Following one of the tracks to the Tasman Glacier the road became difficult with large rocks and was not maintained further along.  I decided to park my bike and follow some of the walking paths.  Chris and Stephen, spurred on by a few 4x4 drivers, pushed forward to see how far they could get.  It was a good decision on my part because the road got far worse for them and Chris ended up getting himself into a spot where he had to be pushed out of by 4 other people.  Oh yeah, a bolt snapped  on his left pannier, causing it to drag,  and he didn't even realize it for about 30 meters.  He had a spare part, and was able to fix it himself.

View along the trail

some trail-side Repairs

That night there was a full moon, which rose slowly and provided a picture perfect view of Mt. Cook and the surrounding glaciers.  After dinner (a vegetarian feast cooked up by Stephen on our gas cookers) we went for a walk along one of the footpaths.  It was a bit surreal walking by moonlight with possums bounding along the path to keep us company.  There was a monument about halfway along that is at the top of a small hill.  We climbed it to see what it was.  It's a memorial to all of those who have lost their lives scaling Mt. Cook.  We walked further along the path until we got to what looked like a huge swing bridge.  It crossed a big, raging glacial water river  (Chris and I returned to this spot the next day and the bridge didn't look so big, but the river was just as raging!).

I could hear the wind outside our tent building up over the course of the night.  By morning it was a full-on gale.  The force of it was pulling the tent pegs out of the ground and we had to repeatedly re-stake it.    Finally, a big gust came along, ripped up the pegs and sent our 4-person tent rolling across the stone covered field, with our gear still in it.  The resulting damage was a bent pole, about 4 big holes, and several tears in the top of the tent.   So much for staying an extra day!  Apparently this kind of bad weather is typical for Mt. Cook and so we were grateful to have at least experienced one special day there.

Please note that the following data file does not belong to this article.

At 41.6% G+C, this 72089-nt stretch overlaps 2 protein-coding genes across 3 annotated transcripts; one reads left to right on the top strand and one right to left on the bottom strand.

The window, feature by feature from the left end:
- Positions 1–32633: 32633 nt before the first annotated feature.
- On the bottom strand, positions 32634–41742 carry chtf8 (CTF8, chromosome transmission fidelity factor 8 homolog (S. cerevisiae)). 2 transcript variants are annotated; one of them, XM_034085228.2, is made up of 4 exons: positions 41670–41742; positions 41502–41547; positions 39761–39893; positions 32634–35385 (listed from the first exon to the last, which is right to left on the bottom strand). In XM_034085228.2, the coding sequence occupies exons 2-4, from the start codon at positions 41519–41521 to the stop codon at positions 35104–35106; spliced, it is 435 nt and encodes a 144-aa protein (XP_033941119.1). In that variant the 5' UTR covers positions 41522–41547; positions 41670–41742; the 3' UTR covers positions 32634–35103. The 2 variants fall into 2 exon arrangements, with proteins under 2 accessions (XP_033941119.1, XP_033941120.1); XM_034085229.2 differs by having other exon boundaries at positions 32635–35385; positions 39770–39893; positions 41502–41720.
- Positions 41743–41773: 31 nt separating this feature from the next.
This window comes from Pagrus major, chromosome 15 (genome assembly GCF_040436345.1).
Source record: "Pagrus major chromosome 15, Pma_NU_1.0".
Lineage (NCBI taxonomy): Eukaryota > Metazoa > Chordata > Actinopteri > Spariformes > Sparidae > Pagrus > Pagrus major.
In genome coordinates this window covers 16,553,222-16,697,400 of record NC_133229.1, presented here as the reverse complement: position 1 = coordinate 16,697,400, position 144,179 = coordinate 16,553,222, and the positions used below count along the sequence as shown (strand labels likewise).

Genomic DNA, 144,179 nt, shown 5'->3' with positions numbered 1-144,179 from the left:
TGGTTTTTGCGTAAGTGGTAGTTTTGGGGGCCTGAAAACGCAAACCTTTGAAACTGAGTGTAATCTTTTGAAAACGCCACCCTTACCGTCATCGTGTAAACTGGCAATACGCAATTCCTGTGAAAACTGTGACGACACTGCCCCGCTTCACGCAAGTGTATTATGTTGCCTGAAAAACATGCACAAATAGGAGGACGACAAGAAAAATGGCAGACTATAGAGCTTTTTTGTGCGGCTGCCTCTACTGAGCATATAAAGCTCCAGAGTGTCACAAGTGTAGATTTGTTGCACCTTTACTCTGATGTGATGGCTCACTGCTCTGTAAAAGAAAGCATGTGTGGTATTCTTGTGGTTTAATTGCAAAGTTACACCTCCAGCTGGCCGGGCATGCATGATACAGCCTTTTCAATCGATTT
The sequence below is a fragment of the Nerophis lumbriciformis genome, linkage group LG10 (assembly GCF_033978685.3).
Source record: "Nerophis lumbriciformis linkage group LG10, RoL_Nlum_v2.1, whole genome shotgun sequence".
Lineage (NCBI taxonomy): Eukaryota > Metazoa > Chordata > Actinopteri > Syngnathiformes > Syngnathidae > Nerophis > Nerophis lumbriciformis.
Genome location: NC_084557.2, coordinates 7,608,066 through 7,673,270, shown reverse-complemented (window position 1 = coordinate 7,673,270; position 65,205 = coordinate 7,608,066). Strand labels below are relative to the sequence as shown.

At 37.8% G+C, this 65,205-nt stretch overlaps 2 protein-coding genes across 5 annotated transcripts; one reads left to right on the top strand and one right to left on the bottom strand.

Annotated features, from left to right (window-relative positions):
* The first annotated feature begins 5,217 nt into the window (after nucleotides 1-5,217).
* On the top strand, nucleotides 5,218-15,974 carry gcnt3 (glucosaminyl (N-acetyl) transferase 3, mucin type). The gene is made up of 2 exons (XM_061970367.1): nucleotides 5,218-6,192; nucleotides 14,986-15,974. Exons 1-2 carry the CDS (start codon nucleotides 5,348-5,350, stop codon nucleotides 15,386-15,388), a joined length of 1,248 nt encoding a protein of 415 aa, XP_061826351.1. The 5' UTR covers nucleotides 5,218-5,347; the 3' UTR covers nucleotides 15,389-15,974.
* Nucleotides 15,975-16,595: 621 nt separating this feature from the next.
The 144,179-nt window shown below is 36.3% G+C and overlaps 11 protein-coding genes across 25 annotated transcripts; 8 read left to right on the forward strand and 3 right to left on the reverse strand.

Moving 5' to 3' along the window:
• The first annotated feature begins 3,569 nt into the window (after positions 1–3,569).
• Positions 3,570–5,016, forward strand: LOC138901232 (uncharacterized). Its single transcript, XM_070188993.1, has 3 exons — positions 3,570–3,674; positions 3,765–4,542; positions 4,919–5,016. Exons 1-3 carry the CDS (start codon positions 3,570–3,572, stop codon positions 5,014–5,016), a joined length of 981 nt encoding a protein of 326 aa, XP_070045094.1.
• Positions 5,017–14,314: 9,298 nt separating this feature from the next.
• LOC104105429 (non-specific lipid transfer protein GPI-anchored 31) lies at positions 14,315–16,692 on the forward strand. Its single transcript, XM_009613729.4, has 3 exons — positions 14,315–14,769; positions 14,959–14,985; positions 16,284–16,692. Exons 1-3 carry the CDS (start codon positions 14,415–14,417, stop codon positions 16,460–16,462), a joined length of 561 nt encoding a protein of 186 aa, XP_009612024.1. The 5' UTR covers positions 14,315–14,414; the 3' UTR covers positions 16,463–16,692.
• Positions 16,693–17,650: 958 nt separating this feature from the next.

Chris, Gretchen, Ross, Erin, and Stephen

Thursday April 12th (day before Good Friday) we left Tom & Kirstin's (again) and rode further north to Nelson.  Again Ross and Gretchen were the perfect hosts, especially with three Yanks in the house.  Ross organized a few rides with friends of his in town.  There was a nice mixture of bikes: couple of Harley's, a Suzuki Intruder, a Cagiva Elephant, and a new F650GS and R1150GS.  It was a great opportunity to see more of the Abel Tasman area and the small towns of Collingwood and Kaiteriteri.